Bill Addressing Attacks on Farms Moves Forward
Assemblyman David Valadao’s (R-Hanford) measure, AB 2177, to tighten criminal penalties for those committing certain types of violence at livestock facilities was unanimously approved out of the Assembly Committee on Public Safety on Tuesday.
Specifically, AB 2177 adds livestock facilities to the list of places where it is a felony to ignite a destructive device or commit arson with the intent to terrorize. A prison term of up to seven years could result fro engaging in such action, and the felony charge could be combined with other charges to include penalties of up to 10 years or life in prison, according to the California Cattlemen’s Association, a key advocate for the bill.
The bill covers, but is not limited to beef cattle feedlots, milk cow dairies, egg and poultry operations, swine breeding and growing farms, livestock auction yards and slaughterhouses.
AB 2177 was written after an arsonist stuck Harris Farms in Coalinga. The incident in January destroyed 14 tractors and numerous trailers with losses totaling over $2 million. Authorities are offering a $100,000 reward in the investigation leading to an arrest in the attack.
Ag Council supports this legislation to hold those accountable for agricultural attacks, such as the one at Harris Farms. AAB 2177 now moves to the Assembly Committee on Appropriations for consideration.
Ag Unites to Oppose Labor Bill
Ag Council, along with other agricultural organizations, spoke out in the Assembly Committee on Labor and Employment on Wednesday against an onerous state measure relating to heat illness on farms. The bill, AB 2346, is supported by the United Farm Workers and the author is Assemblymember Betsy Butler (D-Torrance).
AB 2346 singles out agriculture and would implement civil and criminal liability provisions relating to heat illness on farms that are not necessary given that the state already has a well-structured regulation in place to protect farmworkers from heat illness.
The bill was developed without consultation with the agricultural community and relies upon data that does not comport with state statistics on heat illness.
The existing heat illness regulation, developed by Cal/OSHA, is supported by agriculture, and the agricultural community has actively engaged in outreach to educate and train farmers and farm labor contractors on how to prevent heat illness in farmworkers via webinars, training sessions, videos, brochures and other mechanisms.
Unfortunately, the Committee on Labor and Employment approved the bill by a vote of 5-2. AB 2346 will next be considered in the Assembly Committee on Public Safety where Ag Council will continue to oppose the bill.
Cargo Securement Exemption Extended
The cargo securement exemption for trucks that transport agricultural products was recently extended for an additional year, through April 30, 2013.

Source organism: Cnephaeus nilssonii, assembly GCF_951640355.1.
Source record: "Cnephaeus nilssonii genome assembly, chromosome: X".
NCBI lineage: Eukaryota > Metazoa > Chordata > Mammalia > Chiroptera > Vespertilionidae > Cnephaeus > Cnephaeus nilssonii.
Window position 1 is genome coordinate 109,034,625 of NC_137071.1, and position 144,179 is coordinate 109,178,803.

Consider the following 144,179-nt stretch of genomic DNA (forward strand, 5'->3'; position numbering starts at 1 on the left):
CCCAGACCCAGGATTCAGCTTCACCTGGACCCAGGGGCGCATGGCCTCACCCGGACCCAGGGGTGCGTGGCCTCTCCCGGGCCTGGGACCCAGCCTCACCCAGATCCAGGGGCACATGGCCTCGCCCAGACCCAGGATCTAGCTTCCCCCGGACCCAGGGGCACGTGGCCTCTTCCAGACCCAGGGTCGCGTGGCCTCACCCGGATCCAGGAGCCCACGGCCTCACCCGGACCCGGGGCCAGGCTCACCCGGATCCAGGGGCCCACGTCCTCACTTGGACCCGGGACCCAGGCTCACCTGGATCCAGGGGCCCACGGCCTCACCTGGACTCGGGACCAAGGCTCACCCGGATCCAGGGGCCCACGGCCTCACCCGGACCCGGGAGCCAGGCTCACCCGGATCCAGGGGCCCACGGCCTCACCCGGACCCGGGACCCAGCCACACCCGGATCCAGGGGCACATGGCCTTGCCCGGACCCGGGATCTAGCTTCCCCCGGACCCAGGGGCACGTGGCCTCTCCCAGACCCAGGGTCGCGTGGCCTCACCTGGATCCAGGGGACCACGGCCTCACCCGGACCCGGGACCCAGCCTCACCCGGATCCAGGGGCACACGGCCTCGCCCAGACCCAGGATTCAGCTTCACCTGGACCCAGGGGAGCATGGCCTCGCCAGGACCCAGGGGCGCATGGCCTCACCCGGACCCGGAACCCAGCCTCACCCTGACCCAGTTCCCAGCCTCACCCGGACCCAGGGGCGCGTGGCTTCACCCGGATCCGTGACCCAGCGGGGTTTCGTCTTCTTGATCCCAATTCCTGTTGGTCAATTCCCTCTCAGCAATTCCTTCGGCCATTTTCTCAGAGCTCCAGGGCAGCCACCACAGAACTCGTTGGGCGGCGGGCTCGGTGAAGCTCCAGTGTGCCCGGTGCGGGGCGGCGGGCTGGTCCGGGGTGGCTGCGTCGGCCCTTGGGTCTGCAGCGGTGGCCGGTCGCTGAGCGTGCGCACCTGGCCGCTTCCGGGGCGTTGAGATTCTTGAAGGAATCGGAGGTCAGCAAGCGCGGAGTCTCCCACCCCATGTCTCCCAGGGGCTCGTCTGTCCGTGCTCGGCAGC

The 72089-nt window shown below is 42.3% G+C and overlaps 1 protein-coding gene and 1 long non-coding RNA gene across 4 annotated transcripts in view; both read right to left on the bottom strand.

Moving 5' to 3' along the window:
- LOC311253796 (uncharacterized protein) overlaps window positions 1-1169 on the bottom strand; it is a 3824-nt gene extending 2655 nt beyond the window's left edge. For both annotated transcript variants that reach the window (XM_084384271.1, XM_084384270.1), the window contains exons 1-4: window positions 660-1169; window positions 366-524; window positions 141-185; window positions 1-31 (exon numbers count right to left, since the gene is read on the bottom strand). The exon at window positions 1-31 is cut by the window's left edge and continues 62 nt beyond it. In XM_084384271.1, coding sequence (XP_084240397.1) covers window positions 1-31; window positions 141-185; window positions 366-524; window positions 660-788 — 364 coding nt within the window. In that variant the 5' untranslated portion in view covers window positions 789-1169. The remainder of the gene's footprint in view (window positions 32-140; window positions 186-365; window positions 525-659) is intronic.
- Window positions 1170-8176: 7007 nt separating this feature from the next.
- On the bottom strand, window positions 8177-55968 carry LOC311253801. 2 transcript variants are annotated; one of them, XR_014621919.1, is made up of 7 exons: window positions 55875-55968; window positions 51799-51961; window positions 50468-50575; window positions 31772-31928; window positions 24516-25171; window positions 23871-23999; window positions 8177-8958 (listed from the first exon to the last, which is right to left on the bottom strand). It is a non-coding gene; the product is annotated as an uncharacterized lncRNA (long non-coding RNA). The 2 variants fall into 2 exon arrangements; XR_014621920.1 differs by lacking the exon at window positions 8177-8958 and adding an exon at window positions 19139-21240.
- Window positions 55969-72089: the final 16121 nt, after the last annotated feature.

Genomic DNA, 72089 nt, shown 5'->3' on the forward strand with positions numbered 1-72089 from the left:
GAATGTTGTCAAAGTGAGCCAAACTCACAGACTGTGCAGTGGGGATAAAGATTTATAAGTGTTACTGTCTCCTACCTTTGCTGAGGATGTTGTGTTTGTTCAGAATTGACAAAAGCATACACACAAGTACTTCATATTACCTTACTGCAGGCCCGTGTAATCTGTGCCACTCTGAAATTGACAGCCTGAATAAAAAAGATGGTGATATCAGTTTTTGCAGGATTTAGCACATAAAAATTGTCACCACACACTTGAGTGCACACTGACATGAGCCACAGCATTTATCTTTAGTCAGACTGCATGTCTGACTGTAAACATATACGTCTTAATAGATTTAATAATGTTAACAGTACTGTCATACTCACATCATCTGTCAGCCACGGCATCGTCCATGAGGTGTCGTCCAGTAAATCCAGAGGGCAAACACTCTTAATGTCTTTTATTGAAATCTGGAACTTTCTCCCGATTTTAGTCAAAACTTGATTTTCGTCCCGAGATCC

The California Trucking Association requested an additional year for the exemption from the California Highway Patrol and the one-year exemption was recently granted.
The extension allows time for a final report by the U.S. Department of Transportation (DOT) to be completed following testing of agricultural containers. The testing was conducted to establish whether containers allow an equal or greater level of load security when compared to the federal cargo securement regulation. The testing was handled in collaboration with the Federal Motor Carrier Safety Administration.
If you need further information, please contact Captain Steve Dowling at the California Highway Patrol Commercial Vehicle Section at (916) 843-3400.
Vacancies Announced on Fertilizer Advisory Committee
This week, The California Department of Food and Agriculture (CDFA) announced two openings on the Technical Advisory Subcommittee for the Fertilizer Research and Education Program.
The Subcommittee analyzes and issues recommendation regarding the funding and implementation of fertilizer research and education projects to the Fertilizer Inspection Advisory Board.
The Fertilizer Research and Education Program funds and coordinated research advancing the environmentally safe use and handling of fertilizer materials in agriculture. The program assists growers, agricultural supply and service professionals, extension personnel, public agencies, consultants and the public. The Subcommittee and research program are funded through user fees and assessments.
Applicants must possess knowledge, technical and scientific expertise in the areas of fertilizing materials, agronomy, plant physiology, production agriculture, principles of experimental research, and environmental issues related to fertilizer material use.
Subcommittee members serve for three years without compensation, but travel expenses are reimbursed.
Click HERE for further details and information on how to apply. The deadline to apply is May 11, 2012.